Facing Rejection

I hear myself telling DD1 all the time that it doesn’t matter if she succeeds or fails, I’m proud of her for trying her hardest. For really putting in the effort. She sometimes believes me, and other times I get the annoyed preschooler look.

I totally don’t deserve it.

But, I have to walk the walk now that I’ve written, edited, rewrote, edited, rewrote again, and finally polished Crowned Prince.

I decided I wanted to try getting an agent and go the traditional publishing route if possible. There are pros and cons to both indie publishing and traditional, but I at least wanted to try traditional. Partially for their experience, but mostly for their amazing editors.

I know, I know, but one is not in the budget for us right now. While I take my writing seriously, I also take paying for two kids in daycare seriously. Don’t know if it’s like this everywhere, but where I live, my daycare bill is about twice the cost of an average mortgage payment. So, yeah, not much else is in the budget right now.

If I’m going to find an agent, I need to either meet one at a conference or query one. As a mom with two small children who works full time already, finding time or money for a conference also isn’t in the budget. So that means querying.

Not this kind of querying.

And being rejected A LOT.

I have a feeling your chances of getting in to Harvard are probably better. After all, they accept 5.2% of their applicants. But, if I want to get an agent, I have to query them.

This is like a lot of things in life.

  • Maybe you don’t like your job, but that means putting yourself out there to find a new one.
  • Maybe you’re single and want to meet someone.
  • Maybe you want to be an actor, but that means showing up for the auditions.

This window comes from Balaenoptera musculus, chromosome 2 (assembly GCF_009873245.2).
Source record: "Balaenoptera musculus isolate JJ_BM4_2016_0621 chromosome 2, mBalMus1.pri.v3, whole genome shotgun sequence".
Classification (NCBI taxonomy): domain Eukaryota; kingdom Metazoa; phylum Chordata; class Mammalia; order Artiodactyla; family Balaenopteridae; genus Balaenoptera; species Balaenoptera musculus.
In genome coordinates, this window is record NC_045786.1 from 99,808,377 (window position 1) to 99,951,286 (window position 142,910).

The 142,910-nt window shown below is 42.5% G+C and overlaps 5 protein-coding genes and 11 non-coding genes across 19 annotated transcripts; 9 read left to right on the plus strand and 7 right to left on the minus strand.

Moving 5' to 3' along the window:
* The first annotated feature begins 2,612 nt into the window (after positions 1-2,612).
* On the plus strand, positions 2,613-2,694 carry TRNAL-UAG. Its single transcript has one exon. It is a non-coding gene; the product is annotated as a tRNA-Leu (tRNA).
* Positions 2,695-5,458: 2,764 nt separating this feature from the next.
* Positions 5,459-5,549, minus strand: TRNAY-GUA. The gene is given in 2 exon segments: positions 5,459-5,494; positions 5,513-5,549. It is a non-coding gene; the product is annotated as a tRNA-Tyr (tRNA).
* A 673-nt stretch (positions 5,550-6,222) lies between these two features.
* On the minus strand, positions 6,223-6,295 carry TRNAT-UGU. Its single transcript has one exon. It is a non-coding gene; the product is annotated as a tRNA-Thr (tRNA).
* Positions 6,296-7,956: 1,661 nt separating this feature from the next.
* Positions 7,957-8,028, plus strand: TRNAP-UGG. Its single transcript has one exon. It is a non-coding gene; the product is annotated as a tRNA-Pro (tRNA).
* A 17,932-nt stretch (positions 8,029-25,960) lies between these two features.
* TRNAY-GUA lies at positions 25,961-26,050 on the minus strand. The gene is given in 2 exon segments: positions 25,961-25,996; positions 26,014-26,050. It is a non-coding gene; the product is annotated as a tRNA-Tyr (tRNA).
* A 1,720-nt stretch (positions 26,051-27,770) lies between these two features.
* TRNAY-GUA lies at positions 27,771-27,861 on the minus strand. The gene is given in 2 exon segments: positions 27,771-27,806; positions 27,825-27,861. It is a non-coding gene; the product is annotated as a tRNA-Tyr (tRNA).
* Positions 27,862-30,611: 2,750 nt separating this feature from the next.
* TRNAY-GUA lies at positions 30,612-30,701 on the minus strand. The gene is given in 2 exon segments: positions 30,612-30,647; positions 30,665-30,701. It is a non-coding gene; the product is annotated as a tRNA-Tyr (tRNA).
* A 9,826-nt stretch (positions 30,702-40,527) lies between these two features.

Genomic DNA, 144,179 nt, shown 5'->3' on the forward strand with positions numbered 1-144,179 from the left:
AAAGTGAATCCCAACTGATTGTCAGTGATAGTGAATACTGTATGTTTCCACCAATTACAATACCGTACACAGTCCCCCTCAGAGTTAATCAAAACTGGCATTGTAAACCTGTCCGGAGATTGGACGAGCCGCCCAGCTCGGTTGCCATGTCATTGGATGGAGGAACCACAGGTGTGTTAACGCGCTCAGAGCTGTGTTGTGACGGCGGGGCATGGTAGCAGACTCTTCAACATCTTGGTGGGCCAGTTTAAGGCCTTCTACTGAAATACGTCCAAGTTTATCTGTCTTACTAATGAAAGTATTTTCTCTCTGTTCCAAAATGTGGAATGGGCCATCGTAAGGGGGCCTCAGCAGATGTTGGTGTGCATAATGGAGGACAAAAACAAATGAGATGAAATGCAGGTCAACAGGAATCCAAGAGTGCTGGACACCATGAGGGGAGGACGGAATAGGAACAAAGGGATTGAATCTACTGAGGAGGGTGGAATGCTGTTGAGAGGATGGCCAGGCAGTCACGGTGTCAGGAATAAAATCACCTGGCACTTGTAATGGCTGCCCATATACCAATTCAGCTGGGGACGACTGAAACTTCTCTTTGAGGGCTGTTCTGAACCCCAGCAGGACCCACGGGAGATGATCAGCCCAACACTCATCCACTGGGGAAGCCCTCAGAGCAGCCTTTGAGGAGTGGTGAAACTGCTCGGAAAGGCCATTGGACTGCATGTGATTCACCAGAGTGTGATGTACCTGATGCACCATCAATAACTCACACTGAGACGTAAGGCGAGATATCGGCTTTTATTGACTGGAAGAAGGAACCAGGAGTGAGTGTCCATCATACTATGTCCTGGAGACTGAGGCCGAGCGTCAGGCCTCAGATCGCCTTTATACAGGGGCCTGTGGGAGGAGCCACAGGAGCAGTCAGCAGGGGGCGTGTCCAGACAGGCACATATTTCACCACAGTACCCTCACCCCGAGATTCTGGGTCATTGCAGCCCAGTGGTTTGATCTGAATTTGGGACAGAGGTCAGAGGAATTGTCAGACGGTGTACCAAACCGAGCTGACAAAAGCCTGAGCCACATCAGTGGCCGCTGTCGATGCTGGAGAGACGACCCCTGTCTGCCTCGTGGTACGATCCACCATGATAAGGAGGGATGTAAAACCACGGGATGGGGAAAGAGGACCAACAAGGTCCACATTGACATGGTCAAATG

Everything is life is scarce. And the more you want it, the more of yourself you have to put out there to get it.

That means facing the very real risk of rejection. Of failure. Or not being good enough. Talented enough. Just not enough.

The platitude of at least you tried your hardest feels less genuine then, though, really, that’s when it matters most. Trying. Not giving up.


Persistence in the face of rejection is especially hard when you put so much of yourself into something. Like a job. Or a relationship. Or writing a book. Because this feels like a personal rejection. And we’re a heard animal. It’s ingrained in us to be part of the pack as those that weren’t usually didn’t have a happy ending.

But, I must face failure. I have to try, as I tell my daughter she must.

So I started the process. Looking up agents, trying to see who they represent and what they sell to see if I’ll be a fit. I even queried a few.

And got my first rejection.

It hurt less than I thought it would. But it still hurt.


How about you? Ever put yourself out there for something? Maybe a new job? A relationship? A book query? How did it go? Did it go better than you thought? If it didn’t, was the rejection or failure as bad as you thought it’d be?


Doubt: The Tyrannosaurus Demon

The niggle of doubt when I first sent out my work has grown into a full blown Tyrannosaurus demon, devouring any creativity I had and leaving me snarling and snapping.

Doubt. You remember him.

I got another rejection letter. Four of the five letters I send out have already been rejected.

Like a good little wannabe published writer, I went back to the Writer’s Market and read through a list of agents. I ticked off several that felt like a good fit, but found one that looked like an amazing fit. Visited their website, yes, the one agent in the publishing house looked like she was after exactly what I was writing. I read through their submissions guidelines, and recrafted my query letter to meet those exact guidelines.

And received an instant rejection as the agent was no longer accepting queries.  I promise nowhere on the webpage or the Writer’s Market did it indicate this was the case. I had read the submissions guidelines on the webpage thoroughly. Multiple times.

So, the entire time I had to write last night ended up being a complete waste of time.

And I’m still struggling with the query letter.

Maybe that means I don’t have enough conflict. Or not the right conflict.

Or, I’ve been reading too much on how to query in genres outside of mine.

No idea, but either way, I see why so many people quit. I see why the doubt can build up and you wonder what’s the point.

I made myself finish off the night by repacking it and sending it to yet another agent.

I’m getting to that point, but I’m not there yet.